Poverty was one of the top three priorities identified by a community survey carried out by the Nelson Social Planning Action Network Society (SPAN) in 2013. Working to create a poverty reduction plan, SPAN recognised that poverty is a complex issue and can’t be solved by an individual, one group or a single agency. For a project such as this to be successful, commitment and involvement is required from all sectors of our community, including those with lived experience of poverty. As a result, a 12-person multi-sectoral Project Steering Committee has been formed to guide the direction of this project.

Over the past 6 months, 30 community conversations have been carried out with a range of community members and stakeholders. These conversations focused on identifying Nelson’s strengths, visioning what the city could look like in 2025, and beginning to ascertain the practical steps that will take us there.


Nelson is a great place to live, but there is room for improvement. Right now, not everyone is able to meet their basic needs in life. Poverty is forcing many residents to make difficult economic choices between rent and medicine, food and transportation, childcare and employment opportunities. On a daily basis, people are prevented from moving towards a self-sufficient future by the challenges of just getting through today.

Living in poverty limits people’s ability to participate in community life, increasing social exclusion and feelings of isolation. It harms our physical and mental health and well-being, and this in turn hurts our local businesses and wider community health.


Our aim is to help residents, businesses and community leaders develop a long-term strategy to reduce poverty and make our community the best place it can be. In order to create significant and long lasting change in the number of people living in poverty in Nelson, we need to engage the whole community and share our resources collectively.

We can reduce poverty in Nelson. But to do so, we all need to be involved in developing the solutions.

WHAT DOES “Nelson at its Best” MEAN?

  • Good Health

    The main factor affecting the health of Canadians is their income, so by reducing poverty, the health of our community will improve.

  • Safe & Affordable Housing for Everyone

    As well as providing stable accommodation that every individual should have access to, this will in turn improve people’s health by reducing the instance of mental illness and chronic diseases, unplanned pregnancies and alcohol and drug use.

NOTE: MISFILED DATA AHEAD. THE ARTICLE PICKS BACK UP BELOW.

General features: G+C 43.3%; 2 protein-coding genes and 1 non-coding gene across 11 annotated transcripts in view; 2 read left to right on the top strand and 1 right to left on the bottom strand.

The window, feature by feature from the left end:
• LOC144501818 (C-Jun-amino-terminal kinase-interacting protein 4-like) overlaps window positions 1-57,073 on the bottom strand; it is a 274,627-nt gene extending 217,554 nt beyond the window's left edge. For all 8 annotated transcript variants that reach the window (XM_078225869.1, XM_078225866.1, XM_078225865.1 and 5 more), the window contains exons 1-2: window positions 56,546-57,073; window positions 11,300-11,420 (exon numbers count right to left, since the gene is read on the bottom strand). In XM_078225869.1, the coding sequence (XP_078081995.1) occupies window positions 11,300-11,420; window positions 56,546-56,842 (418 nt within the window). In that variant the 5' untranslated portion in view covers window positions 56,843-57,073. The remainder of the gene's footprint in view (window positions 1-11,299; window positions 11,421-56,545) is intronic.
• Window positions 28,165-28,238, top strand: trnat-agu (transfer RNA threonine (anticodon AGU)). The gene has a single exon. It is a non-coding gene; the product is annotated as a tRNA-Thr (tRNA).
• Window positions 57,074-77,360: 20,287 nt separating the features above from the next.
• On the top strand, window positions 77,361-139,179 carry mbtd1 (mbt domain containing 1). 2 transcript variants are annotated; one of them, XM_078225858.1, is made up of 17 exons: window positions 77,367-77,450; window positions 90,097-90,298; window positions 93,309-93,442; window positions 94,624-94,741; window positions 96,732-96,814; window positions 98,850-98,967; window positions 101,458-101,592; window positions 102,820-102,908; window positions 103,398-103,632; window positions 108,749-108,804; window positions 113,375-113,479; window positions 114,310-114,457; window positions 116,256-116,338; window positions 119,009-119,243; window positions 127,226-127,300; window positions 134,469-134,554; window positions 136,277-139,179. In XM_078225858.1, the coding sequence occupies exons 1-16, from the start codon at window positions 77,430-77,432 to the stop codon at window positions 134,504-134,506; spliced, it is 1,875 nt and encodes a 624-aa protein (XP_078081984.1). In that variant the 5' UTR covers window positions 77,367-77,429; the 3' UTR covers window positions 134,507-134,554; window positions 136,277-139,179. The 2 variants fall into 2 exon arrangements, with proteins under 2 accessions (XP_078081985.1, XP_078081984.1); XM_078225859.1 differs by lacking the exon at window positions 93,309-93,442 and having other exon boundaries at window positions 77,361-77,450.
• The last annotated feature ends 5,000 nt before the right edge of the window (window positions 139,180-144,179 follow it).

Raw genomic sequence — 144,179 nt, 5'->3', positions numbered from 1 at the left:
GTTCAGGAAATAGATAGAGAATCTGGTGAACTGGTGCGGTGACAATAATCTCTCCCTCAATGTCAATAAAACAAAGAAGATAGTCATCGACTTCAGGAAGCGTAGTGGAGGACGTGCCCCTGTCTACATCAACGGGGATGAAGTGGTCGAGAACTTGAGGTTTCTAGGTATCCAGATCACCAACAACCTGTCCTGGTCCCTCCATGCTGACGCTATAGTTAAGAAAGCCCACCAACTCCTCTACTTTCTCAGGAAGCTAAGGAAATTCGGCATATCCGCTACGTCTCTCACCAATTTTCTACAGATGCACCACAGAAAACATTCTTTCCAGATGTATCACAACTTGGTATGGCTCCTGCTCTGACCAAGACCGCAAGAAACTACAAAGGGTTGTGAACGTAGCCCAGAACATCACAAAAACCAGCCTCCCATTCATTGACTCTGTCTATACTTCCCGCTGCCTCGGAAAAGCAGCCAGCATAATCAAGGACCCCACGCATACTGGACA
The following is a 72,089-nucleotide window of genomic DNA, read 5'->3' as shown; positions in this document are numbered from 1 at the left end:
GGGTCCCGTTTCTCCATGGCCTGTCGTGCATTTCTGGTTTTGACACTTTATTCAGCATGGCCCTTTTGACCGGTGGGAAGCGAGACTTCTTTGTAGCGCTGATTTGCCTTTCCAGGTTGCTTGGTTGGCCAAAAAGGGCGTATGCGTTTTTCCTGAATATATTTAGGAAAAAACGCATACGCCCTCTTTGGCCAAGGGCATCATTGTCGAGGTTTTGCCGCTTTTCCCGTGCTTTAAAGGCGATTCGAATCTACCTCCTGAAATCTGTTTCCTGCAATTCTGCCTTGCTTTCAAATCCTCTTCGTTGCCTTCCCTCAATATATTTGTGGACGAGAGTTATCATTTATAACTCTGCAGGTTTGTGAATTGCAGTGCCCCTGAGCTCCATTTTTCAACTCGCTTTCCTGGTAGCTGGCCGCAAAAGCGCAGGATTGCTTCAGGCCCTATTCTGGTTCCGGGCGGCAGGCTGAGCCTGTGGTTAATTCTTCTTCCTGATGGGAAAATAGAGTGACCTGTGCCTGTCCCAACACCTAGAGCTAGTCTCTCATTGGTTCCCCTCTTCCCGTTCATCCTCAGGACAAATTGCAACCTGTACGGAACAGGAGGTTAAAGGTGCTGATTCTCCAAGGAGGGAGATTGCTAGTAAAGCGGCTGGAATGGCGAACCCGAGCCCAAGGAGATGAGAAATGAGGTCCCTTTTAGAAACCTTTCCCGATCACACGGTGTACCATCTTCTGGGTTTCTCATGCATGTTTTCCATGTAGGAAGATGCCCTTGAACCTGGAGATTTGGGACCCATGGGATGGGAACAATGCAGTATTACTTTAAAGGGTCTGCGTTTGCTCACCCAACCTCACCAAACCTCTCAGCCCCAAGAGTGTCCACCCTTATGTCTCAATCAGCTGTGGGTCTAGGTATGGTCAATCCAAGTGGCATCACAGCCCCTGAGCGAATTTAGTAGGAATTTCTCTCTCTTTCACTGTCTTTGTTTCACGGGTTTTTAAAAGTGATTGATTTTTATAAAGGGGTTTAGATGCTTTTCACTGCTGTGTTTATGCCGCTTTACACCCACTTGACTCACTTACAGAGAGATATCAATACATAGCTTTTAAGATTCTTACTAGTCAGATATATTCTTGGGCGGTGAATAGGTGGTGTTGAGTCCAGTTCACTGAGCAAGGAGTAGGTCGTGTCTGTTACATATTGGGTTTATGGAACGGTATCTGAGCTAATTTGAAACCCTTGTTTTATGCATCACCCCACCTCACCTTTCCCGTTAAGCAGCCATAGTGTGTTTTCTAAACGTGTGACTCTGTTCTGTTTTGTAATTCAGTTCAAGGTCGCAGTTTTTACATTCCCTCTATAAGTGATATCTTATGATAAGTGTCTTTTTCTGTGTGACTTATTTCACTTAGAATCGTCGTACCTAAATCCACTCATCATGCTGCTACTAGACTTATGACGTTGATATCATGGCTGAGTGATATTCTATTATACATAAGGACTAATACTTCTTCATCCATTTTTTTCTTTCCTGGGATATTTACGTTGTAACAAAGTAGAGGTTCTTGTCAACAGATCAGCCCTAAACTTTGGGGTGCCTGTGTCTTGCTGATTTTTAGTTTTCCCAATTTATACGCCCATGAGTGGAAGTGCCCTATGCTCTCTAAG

• No People Going Hungry

    Everybody should be able to eat fresh and healthy food. Not having sufficient nutritious food is associated with lower quality health, depression and mental health problems, and chronic diseases such as heart disease and diabetes.

  • Healthy Children

    Children born into poverty are more likely to have low birth weight, slower development, problems with behaviour, and poorer health as adults. An investment in their health at a young age will make a difference for generations to come.

  • Less Stress & Fewer Mental Health Problems

    Living in poverty can result in higher occurrences of depression, anxiety and other mental health problems. Tackling the cause behind these issues can help improve recovery and prevent these issues from occurring.

  • Stronger Local Businesses

    Living in poverty creates daily stress around the issues of spending money. As people’s income increases, they have more money available to invest in their local community, which in turn strengthens the local economy.

  • A More Productive Workforce

    Better physical and mental health is associated with reduced employee turnover, improved competitiveness and greater profits for businesses.

  • Less Crime

    A lower crime rate means less money is needed for criminal justice issues and more can be invested in the community.

  • Educated Residents

    Access to education for both youth and adults creates options for better and more stable employment, and a greater sense of control over their lives.


We can reduce poverty in Nelson.

But to do so, we all need to be involved in developing the solutions.